Configuring Web Browsers and curl for SPNEGO

The --negotiate option enables SPNEGO in curl.

IE and Safari require no additional configuration to use SPNEGO.

To configure Firefox, access the low level configuration page by loading the about:config page. Then go to the network.negotiate-auth.trusted-uris preference and add the hostname or the domain of the web server that is HTTP Kerberos SPNEGO protected (if using multiple domains and hostname use comma to separate them).

The Chrome browser must be launched from the command line with several added parameters.

To run Chrome on linux:

> google-chrome --enable-plugins --args\
  --auth-server-whitelist="*KERBEROS_DOMAIN"\
  --auth-negotiate-delegate-whitelist="*KERBEROS_DOMAIN"\
  --auth-schemes="basic,digest,ntlm,negotiate"

To run Chrome on a Mac:

> open 'Google Chrome.app' --args\
  --auth-server-whitelist="*ROGUECLOUD.COM"\
  --auth-negotiate-delegate-whitelist="*KERBEROS_DOMAIN"\
  --auth-schemes="basic,digest,ntlm,negotiate"

To run Chrome on Windows:

chrome.exe --auth-server-whitelist="*KERBEROS_DOMAIN"\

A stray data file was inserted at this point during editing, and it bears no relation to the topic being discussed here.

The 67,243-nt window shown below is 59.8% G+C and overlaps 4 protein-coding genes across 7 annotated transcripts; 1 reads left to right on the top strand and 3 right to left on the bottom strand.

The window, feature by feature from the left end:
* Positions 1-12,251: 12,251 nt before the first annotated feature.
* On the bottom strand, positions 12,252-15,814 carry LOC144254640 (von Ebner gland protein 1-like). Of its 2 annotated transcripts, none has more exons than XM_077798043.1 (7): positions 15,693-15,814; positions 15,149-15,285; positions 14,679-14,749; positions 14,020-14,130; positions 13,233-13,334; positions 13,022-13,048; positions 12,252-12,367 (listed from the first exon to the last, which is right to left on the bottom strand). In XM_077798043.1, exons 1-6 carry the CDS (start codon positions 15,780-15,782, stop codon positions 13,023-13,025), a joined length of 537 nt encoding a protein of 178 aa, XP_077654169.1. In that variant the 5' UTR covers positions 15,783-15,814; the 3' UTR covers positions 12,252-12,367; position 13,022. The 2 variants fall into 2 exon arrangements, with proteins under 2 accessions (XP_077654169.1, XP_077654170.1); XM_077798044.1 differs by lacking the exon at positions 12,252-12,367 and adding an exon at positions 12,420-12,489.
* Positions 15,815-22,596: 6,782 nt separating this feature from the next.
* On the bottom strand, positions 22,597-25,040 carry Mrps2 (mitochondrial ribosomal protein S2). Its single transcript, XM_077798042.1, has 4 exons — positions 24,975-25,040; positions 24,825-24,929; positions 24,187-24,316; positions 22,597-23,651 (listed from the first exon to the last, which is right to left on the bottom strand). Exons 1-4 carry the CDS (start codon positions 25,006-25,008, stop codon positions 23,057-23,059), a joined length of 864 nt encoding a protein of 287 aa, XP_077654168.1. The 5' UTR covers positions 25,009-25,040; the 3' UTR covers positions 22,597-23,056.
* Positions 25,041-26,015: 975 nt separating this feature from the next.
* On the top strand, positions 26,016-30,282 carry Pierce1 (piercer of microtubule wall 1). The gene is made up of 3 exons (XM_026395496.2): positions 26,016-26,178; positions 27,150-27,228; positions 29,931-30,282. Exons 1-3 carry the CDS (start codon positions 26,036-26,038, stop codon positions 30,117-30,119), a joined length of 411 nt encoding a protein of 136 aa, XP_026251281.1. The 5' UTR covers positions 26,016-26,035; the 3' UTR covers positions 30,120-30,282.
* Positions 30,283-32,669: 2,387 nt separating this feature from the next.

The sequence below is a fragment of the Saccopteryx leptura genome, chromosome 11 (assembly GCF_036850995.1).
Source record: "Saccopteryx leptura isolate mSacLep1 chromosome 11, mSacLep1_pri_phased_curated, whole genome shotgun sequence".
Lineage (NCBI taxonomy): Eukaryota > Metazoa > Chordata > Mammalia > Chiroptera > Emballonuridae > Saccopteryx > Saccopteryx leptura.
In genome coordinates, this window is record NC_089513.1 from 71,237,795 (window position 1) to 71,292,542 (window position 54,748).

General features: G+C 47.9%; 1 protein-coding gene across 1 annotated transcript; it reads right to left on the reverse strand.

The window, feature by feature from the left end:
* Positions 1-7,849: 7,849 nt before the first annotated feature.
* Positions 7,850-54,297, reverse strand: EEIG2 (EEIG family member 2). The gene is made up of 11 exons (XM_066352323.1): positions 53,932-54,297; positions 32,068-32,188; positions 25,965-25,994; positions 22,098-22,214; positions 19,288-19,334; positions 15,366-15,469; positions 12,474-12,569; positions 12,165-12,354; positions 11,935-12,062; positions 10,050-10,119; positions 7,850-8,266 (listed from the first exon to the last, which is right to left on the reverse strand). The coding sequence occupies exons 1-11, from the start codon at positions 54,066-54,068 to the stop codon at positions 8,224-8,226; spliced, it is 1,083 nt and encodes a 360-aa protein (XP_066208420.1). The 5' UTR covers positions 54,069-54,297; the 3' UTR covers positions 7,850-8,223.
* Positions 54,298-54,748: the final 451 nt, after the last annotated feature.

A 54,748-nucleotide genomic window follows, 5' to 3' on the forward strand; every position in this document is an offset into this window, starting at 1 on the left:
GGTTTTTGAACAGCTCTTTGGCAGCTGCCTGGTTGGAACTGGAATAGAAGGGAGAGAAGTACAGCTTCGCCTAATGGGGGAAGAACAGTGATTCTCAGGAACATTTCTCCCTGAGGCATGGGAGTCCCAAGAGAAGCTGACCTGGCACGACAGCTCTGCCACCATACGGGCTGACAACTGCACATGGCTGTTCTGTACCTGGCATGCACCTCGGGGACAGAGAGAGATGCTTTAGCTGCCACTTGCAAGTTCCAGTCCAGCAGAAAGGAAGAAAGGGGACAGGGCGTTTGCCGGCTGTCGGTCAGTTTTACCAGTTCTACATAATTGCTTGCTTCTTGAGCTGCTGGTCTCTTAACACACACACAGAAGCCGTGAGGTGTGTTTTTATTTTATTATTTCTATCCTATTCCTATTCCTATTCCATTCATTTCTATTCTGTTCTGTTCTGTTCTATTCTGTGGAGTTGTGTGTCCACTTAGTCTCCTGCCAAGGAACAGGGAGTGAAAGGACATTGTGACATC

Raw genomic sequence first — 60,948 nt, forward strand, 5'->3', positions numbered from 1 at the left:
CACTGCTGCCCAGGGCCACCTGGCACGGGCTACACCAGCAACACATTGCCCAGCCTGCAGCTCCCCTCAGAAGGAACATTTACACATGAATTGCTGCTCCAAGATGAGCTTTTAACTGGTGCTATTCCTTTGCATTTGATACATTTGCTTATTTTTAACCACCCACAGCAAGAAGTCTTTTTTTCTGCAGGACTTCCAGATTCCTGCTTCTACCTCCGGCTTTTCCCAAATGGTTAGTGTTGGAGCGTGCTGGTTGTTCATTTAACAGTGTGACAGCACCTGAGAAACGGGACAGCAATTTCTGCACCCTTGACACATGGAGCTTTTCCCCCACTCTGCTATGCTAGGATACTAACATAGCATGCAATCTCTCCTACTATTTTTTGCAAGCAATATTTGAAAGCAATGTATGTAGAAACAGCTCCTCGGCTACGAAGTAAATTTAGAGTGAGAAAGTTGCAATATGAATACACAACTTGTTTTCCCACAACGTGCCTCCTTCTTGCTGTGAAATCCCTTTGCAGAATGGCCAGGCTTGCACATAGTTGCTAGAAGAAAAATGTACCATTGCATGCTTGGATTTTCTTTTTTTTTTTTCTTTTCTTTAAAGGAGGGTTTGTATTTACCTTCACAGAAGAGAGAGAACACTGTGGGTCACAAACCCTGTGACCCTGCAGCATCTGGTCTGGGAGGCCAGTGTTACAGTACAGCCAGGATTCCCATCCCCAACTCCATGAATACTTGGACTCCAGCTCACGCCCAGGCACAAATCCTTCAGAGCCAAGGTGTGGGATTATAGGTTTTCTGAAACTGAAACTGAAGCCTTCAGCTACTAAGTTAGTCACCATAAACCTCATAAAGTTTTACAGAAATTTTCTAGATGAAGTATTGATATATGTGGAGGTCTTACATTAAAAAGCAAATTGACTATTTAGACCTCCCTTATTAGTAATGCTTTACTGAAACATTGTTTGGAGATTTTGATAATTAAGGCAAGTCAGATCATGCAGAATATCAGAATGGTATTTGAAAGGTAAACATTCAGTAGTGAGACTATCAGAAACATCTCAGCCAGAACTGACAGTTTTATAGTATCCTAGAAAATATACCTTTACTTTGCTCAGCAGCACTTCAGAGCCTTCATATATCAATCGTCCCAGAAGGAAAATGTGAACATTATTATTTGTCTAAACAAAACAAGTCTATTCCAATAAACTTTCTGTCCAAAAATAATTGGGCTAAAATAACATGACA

--auth-negotiate-delegate-whitelist="*ROGUECLOUD.COM"\
  --auth-schemes="basic,digest,ntlm,negotiate"

Session cookies

A successful Kerberos/SPNEGO login will yield a session cookie, this cookie is identical to the cookie yielded by the Fusion authentication proxy’s current POST-login-mechanism.

The expiration policy on the cookie is currently fixed at 8 hours. But has a 1 hour "idle" max, which means if you don’t make a request for 1 hour, the cookie is invalidated. Otherwise the lifetime is pushed ahead until the 8 hour max is met.

The name of the cookie is "id" and the value is a UUID. This UUID is a key that maps to an in-memory value containing the real user ID.

Testing and Troubleshooting

Once you have configured the Kerberos security realm, you can test it by logging out of Fusion and shutting down the browser.